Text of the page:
Acknowledgments

The authors would like to thank Lane Aasen for helping develop the infrastructure for the crowdsourcing task, and Madeleine van Zuylen for providing expert annotation for the Dev and Test questions.

References

  • Banko et al. (2007) M. Banko, M. J. Cafarella, S. Soderland, M. Broadhead, and O. Etzioni. 2007. Open information extraction from the web. In IJCAI.
  • Chen et al. (2016) D. Chen, J. Bolton, and C. D. Manning. 2016. A thorough examination of the cnn/daily mail reading comprehension task. In ACL, pages 2358–2367.
  • Chen et al. (2017a) D. Chen, A. Fisch, J. Weston, and A. Bordes. 2017a. Reading wikipedia to answer open-domain questions. In ACL.
  • Chen et al. (2017b) Q. Chen, X. Zhu, Z.-H. Ling, S. Wei, H. Jiang, and D. Inkpen. 2017b. Enhanced lstm for natural language inference. In ACL, pages 1657–1668.
  • Clark et al. (2018) P. Clark, I. Cowhey, O. Etzioni, T. Khot, A. Sabharwal, C. Schoenick, and O. Tafjord. 2018. Think you have solved question answering? Try ARC, the AI2 reasoning challenge. CoRR, abs/1803.05457.
  • Clark et al. (2016) P. Clark, O. Etzioni, T. Khot, A. Sabharwal, O. Tafjord, P. D. Turney, and D. Khashabi. 2016. Combining retrieval, statistics, and inference to answer elementary science questions. In AAAI, pages 2580–2586.
  • Conneau et al. (2017) A. Conneau, D. Kiela, H. Schwenk, L. Barrault, and A. Bordes. 2017. Supervised learning of universal sentence representations from natural language inference data. In EMNLP, pages 670–680.
  • Gardner et al. (2017) M. Gardner, J. Grus, M. Neumann, O. Tafjord, P. Dasigi, N. F. Liu, M. Peters, M. Schmitz, and L. S. Zettlemoyer. 2017. AllenNLP: A deep semantic natural language processing platform. CoRR, abs/1803.07640.
  • Gururangan et al. (2018) S. Gururangan, S. Swayamdipta, O. Levy, R. Schwartz, S. R. Bowman, and N. A. Smith. 2018. Annotation artifacts in natural language inference data. In NAACL.
  • Hermann et al. (2015) K. M. Hermann, T. Kocisky, E. Grefenstette, L. Espeholt, W. Kay, M. Suleyman, and P. Blunsom. 2015. Teaching machines to read and comprehend. In NIPS, pages 1693–1701.
  • Hill et al. (2016) F. Hill, A. Bordes, S. Chopra, and J. Weston. 2016. The goldilocks principle: Reading children’s books with explicit memory representations. In ICLR.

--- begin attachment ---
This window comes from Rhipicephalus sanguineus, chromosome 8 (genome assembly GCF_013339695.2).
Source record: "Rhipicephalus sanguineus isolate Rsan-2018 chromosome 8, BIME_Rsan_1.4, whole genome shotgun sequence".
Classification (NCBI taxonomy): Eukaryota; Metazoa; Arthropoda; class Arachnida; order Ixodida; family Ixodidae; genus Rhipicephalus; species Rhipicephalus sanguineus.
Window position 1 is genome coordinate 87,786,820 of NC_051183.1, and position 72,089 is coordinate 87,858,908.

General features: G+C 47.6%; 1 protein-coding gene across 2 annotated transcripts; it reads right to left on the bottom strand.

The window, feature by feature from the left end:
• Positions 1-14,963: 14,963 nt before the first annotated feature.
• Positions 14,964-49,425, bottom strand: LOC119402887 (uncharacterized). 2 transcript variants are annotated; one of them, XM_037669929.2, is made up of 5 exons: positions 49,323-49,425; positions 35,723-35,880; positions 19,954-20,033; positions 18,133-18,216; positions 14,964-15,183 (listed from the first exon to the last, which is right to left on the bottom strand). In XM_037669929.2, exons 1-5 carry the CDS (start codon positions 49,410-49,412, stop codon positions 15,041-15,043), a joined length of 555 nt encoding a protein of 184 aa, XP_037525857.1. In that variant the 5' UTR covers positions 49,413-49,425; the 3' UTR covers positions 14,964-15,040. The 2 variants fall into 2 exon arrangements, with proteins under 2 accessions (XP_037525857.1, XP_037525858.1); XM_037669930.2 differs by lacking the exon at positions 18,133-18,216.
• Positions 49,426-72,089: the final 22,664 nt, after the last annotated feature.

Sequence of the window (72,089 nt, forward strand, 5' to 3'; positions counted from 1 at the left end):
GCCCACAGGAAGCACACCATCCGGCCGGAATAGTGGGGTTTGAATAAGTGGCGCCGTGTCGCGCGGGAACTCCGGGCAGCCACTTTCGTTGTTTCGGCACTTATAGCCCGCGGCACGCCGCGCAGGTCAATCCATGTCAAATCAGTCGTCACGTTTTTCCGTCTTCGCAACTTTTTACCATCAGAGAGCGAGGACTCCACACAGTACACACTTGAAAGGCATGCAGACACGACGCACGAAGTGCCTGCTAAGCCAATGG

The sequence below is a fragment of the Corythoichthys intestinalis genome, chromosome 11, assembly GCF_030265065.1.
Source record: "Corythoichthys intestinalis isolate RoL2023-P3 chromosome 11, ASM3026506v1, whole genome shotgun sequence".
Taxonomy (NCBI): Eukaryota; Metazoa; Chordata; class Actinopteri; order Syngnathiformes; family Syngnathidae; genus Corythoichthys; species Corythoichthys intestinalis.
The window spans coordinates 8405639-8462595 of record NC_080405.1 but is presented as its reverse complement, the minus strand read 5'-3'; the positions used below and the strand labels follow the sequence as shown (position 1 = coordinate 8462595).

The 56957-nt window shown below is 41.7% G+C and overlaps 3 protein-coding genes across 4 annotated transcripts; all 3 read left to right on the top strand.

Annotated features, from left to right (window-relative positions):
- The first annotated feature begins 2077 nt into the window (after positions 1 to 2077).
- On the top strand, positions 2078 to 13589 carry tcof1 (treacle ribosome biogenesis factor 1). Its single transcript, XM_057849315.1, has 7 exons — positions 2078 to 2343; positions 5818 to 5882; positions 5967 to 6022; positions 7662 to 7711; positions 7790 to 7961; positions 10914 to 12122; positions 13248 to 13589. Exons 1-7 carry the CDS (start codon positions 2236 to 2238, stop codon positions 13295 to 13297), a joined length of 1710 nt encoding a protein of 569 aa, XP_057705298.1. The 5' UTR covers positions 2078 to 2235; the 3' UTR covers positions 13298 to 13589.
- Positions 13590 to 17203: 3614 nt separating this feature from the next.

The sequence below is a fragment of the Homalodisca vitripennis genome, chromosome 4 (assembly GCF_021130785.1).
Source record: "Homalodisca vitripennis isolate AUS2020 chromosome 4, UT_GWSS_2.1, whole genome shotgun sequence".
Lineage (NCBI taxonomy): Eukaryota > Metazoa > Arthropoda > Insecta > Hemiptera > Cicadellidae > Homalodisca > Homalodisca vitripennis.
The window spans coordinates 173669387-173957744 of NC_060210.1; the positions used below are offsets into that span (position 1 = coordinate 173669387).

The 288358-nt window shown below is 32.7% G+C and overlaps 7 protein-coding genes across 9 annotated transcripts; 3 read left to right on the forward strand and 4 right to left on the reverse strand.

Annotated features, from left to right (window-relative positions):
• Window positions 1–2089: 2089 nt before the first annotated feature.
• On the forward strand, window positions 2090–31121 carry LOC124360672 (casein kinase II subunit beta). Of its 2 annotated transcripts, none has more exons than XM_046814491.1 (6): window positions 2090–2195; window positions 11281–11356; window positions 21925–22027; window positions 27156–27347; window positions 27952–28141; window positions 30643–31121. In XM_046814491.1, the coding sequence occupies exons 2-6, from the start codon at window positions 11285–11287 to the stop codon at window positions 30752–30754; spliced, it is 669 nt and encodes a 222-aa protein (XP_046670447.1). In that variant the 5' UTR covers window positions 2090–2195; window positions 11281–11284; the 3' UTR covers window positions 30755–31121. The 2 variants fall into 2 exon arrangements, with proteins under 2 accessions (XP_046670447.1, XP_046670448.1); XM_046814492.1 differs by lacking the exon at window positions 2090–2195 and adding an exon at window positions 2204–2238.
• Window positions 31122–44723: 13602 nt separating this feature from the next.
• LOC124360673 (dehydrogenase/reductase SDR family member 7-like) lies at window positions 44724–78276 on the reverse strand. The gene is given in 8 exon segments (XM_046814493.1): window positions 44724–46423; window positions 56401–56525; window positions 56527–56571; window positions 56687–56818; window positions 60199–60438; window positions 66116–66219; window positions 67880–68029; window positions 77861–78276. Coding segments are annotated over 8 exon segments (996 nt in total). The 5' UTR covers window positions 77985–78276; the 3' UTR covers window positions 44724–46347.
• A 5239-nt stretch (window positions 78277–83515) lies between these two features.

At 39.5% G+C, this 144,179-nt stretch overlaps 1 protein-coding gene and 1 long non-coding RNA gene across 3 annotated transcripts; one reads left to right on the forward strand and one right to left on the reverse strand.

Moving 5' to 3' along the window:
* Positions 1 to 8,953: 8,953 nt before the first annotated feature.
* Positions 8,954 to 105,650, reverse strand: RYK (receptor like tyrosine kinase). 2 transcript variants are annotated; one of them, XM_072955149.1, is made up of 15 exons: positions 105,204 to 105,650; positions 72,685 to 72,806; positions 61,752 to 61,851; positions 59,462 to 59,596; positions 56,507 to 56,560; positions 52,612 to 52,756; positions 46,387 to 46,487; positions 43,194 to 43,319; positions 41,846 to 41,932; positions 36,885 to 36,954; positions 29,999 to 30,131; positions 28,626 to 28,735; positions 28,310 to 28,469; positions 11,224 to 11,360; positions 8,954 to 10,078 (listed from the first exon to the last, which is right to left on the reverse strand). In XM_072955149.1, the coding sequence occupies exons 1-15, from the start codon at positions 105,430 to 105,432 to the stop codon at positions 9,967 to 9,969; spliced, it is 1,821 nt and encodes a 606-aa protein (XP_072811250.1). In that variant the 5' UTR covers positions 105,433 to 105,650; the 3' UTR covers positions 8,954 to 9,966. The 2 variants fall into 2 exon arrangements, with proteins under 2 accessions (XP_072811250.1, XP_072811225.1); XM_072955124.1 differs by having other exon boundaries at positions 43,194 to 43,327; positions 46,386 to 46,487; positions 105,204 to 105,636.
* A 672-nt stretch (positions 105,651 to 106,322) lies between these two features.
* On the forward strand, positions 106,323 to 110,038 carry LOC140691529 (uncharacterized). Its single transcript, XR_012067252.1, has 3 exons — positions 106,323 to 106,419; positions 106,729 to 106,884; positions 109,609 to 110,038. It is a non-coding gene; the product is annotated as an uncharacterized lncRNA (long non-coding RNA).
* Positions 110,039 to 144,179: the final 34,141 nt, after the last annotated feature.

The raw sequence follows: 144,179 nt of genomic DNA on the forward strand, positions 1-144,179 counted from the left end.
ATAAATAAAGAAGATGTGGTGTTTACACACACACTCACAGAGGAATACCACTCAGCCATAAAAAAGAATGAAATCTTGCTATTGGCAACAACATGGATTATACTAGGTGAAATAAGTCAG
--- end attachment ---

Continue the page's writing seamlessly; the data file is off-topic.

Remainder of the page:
• Hoeffding (1963) W. Hoeffding. 1963. Probability inequalities for sums of bounded random variables. Journal of the American Statistical Association, 58(301):13–30.
  • Jansen et al. (2016) P. Jansen, N. Balasubramanian, M. Surdeanu, and P. Clark. 2016. What’s in an explanation? characterizing knowledge and inference requirements for elementary science exams. In COLING.
  • Jansen et al. (2018) P. A. Jansen, E. Wainwright, S. Marmorstein, and C. T. Morrison. 2018. WorldTree: A corpus of explanation graphs for elementary science questions supporting multi-hop inference. In LREC.
  • Jenkins (1995) T. Jenkins. 1995. Open book assessment in computing degree programmes 1. Technical Report 95.28, University of Leeds.
  • Joshi et al. (2017) M. Joshi, E. Choi, D. Weld, and L. Zettlemoyer. 2017. TriviaQA: A large scale distantly supervised challenge dataset for reading comprehension. In ACL, pages 1601–1611.
  • Kembhavi et al. (2017) A. Kembhavi, M. J. Seo, D. Schwenk, J. Choi, A. Farhadi, and H. Hajishirzi. 2017. Are you smarter than a sixth grader? textbook question answering for multimodal machine comprehension. In CVPR, pages 5376–5384.
  • Khashabi et al. (2018) D. Khashabi, S. Chaturvedi, M. Roth, S. Upadhyay, and D. Roth. 2018. Looking beyond the surface: A challenge set for reading comprehension over multiple sentences. In NAACL.
  • Khashabi et al. (2016) D. Khashabi, T. Khot, A. Sabharwal, P. Clark, O. Etzioni, and D. Roth. 2016. Question answering via integer programming over semi-structured knowledge. In IJCAI.
  • Khot et al. (2017) T. Khot, A. Sabharwal, and P. Clark. 2017. Answering complex questions using open information extraction. In ACL.
  • Khot et al. (2018) T. Khot, A. Sabharwal, and P. Clark. 2018. SciTail: A textual entailment dataset from science question answering. In AAAI.
  • Kingma and Ba (2015) D. P. Kingma and J. L. Ba. 2015. Adam: a Method for Stochastic Optimization. International Conference on Learning Representations 2015, pages 1–15.
  • Kociský et al. (2017) T. Kociský, J. Schwarz, P. Blunsom, C. Dyer, K. M. Hermann, G. Melis, and E. Grefenstette. 2017. The NarrativeQA reading comprehension challenge. CoRR, abs/1712.07040.
  • Landsberger (1996) J. Landsberger. 1996. Study guides and strategies. Http://www.studygs.net/tsttak7.htm.
  • Mihaylov and Frank (2016) T. Mihaylov and A. Frank. 2016. Discourse relation sense classification using cross-argument semantic similarity based on word embeddings. In CoNLL-16 shared task, pages 100–107.
  • Mihaylov and Frank (2017) T. Mihaylov and A. Frank. 2017. Story Cloze Ending Selection Baselines and Data Examination. In LSDSem – Shared Task.